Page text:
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A surprising employee benefit that often tops the list for women with marginalized identities: Bereavement Leave

Creating a bereavement leave policy that works for all employees is key to supporting a healthy and diverse workforce. And new research from in partnership with McKinsey & Company reveals that offering a comprehensive policy may also be essential to retaining women in the workplace—especially those from marginalized backgrounds. The 2023 Women in the Workplace report—the largest study of women in corporate America—finds that a quarter of women report bereavement leave as a top employee benefit, even over parental leave and caregiver benefits. Companies that fail to offer it risk losing valuable talent that they are already likely lacking or striving to retain.

These findings are from the 2023 Women in the Workplace study.

Key findings

Employees value bereavement leave, but women–especially those with traditionally marginalized identities–want it the most.

  • Women and men rank bereavement leave among the top five most important employee benefits–following healthcare, remote work options, and mental health care.
  • 35% of Black women, 32% of women with disabilities, and 31% of LGBTQ+ women say bereavement leave is a critical benefit.
  • A comprehensive bereavement leave policy is crucial to fostering an inclusive workplace. Narrow limits around bereavement leave, and for whom it can be taken, can exclude employees with same-sex partners or who belong to cultures or identities that honor close extended and/or nontraditional families.1

Although a majority of companies offer bereavement leave, a minority provide the flexibility that grieving employees need.

  • While 98% of employers offered bereavement leave to their employees in 2023, only 44% of companies offered non-consecutive leave–or leave that can be taken intermittently throughout the year. This type of leave reflects the reality that grief is a non-linear process that often comes in waves.
  • Research finds that offering flexibility in bereavement policies is equally as important as the number of days employees are permitted to take off. Flexibility in when employees are able to utilize leave time can help them to settle a loved one’s personal affairs—tasks that can take on average one hour per workday over a number of months. 2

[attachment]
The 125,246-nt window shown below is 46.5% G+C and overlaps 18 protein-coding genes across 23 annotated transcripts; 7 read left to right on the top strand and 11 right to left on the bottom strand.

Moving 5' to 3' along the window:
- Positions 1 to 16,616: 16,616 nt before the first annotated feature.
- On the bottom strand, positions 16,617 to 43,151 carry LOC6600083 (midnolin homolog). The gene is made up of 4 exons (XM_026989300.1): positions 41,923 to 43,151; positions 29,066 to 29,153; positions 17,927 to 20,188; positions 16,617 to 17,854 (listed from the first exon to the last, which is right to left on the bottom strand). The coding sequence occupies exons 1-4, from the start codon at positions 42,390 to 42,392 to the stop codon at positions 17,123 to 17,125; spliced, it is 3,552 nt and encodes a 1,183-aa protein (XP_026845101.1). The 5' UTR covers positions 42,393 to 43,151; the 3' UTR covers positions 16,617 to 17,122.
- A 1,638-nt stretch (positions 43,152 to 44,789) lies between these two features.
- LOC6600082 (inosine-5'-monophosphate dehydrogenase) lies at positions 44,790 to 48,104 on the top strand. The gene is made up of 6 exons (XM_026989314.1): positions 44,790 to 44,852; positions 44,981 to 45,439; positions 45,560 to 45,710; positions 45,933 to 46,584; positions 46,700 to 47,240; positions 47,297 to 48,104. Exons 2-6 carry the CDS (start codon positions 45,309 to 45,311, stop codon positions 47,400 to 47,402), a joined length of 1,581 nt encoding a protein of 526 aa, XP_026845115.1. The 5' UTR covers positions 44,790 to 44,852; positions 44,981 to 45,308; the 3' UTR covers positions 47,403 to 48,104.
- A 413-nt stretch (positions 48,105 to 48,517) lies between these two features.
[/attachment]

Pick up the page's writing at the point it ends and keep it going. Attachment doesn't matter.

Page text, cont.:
“In my experience you need two periods of grief leave. The initial time for the admin, funeral and logistics. Then, a later date or period whenever you see fit and ready to process. The two haven’t been linear for me and I know a time will come up in coming months where stepping back will be key.”
    — Emma, Option B 2023 Community Survey

    Few companies offer more than 3-5 days of bereavement leave

    • Only 1 in 5 companies offer more than 5 days of bereavement leave, though experts recommend taking 20 days off work after the passing of a close family member. 3

    • 35% of employers offer 1 to 3 days of leave, and 45% offer 4 to 5 days.

    "My parents died in a car accident, and my boss gave me three days off. It was not even enough time to finish the funeral. I wanted more leave, and my boss said he understood but there is no way since the company system is like this.”
    — Addie, Option B 2023 Community Survey

    Survey methodology

    These findings are from the 2023 Women in the Workplace study. It includes data collected from HR leaders at 274 companies regarding company policies and practices. Companies represent a broad range of industries and all participating companies employ at least 1,000 people in North America. The study also includes survey data on employee experiences collected from more than 27,000 employees at 33 of these companies. For more information on the Women in the Workplace study methodology and findings, visit


  1. Shumway, Emilie. 2021. “Why It May Be Time for a More Compassionate Bereavement Policy.” HR Dive.
  2. “Cost of Dying Report 2024.” Empathy.
  3. “Cost of Dying Report 2024.” Empathy.